Hannah Cooper is a model, bonafide fashion icon and podcaster who has experienced a few rather strange sleeping issues (one of them being her husband, comedian Joel Dommett, eating porridge in bed at 1 am...). We had a chat about her relationship with sleep, past and present, and why she decided to make some changes to the way she winds down before bed.
What’s your relationship like with sleep?
I’ve never been a great sleeper. Even as a child I used to keep my parents awake, and I could never do sleepovers with friends. I had this thing where I couldn’t be the last one awake, I just couldn’t stand that for some reason. I still can’t. I’ve taken these habits into my adult life, only now I’m lying awake with my to-do list running through my head as well.
What was your bedtime routine like before you made some changes?
My bedtime routine used to be a little…unconventional. To help me drift off to sleep, I scrolled endlessly through Instagram and Pinterest. I used to go on a few too many YouTube deep dives as well.
Perhaps the strangest thing I used to do was get my husband, Joel, to put something on YouTube on his phone. Something boring, like a history video about the Tudors or something, and we’d both watch that until I fell asleep. I could only drift off knowing he was still awake and watching that video.
That’s definitely a unique way to get some shut eye! So would you say you mostly struggle with falling asleep?
Oh, definitely. I love a to-do list, and that always keeps my mind active at night. I guess I’m an overthinker. I sometimes create new problems just so I can solve them too. I’ve started to write them down to get them out of my head because now I’ve realised how unproductive that actually is.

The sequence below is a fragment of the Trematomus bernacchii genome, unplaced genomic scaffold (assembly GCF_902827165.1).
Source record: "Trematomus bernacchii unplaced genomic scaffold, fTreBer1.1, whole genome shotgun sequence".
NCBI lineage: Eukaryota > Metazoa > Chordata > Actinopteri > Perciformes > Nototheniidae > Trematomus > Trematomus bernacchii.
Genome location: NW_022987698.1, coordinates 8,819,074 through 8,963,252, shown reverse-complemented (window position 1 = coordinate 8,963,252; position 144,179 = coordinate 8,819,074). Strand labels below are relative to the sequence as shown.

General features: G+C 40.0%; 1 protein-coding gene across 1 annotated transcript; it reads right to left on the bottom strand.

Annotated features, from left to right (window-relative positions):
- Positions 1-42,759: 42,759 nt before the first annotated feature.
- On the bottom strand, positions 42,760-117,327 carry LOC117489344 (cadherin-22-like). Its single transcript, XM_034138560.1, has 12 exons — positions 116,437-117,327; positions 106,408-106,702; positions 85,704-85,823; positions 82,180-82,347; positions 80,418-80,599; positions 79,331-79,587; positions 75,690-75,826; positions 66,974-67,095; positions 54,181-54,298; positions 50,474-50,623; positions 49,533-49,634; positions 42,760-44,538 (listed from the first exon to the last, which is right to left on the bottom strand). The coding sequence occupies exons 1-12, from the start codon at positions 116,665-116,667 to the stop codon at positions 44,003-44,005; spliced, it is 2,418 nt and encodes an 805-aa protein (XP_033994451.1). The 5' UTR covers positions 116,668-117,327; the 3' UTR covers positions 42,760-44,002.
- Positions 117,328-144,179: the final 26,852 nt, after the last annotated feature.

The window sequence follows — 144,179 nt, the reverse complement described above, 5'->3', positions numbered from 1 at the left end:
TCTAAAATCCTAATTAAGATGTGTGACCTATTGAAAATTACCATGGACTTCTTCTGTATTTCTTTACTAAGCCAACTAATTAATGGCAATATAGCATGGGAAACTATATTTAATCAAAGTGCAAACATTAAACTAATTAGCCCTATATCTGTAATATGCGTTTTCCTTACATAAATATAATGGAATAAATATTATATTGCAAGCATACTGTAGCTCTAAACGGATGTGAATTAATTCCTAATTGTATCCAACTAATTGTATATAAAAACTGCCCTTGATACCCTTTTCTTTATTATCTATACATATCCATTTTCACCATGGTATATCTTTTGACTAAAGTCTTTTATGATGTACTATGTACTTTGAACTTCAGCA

Joel’s job must make his day-to-day routine a bit unpredictable. Does it affect your sleep?
Joel’s schedule can cause havoc with mine. Especially if he’s touring. He’ll come home in the early hours of the morning, which is pretty annoying in itself, but then he’ll eat porridge in bed as a snack before going to sleep. Yep, I know, it’s a very weird thing to do. The sound of him eating it drives me crazy.
But now he says, “You don’t even wake up to ask how my gig went anymore.” Well, I don’t think that’s rude of me when it’s 1 am - I’ll ask at a more appropriate hour, thank you very much haha.
Why did you decide it was time to make a change to the way you sleep?
My sleeping pattern got worse over lockdown. We had some family health problems which heightened all my worrying to a new level. Even though the health of my loved ones has since improved, I kept those bad habits post-lockdown, which was very frustrating.
What have you done to help you get better sleep?
Learning to switch off has been the biggest thing, both my mind and my phone. I know we read about how important it is to wind down at night and have a proper routine, but it wasn’t until I actually put it into physical practice that I realised how much technology disrupts me, through the day and the night.
How do you feel now when you wake up in the morning?
Younger! Or maybe I should say fresher? I definitely have more clarity and feel less groggy in the day than I used to be. But I’ll be honest, the fact that I need less concealer under my eyes has been the main perk.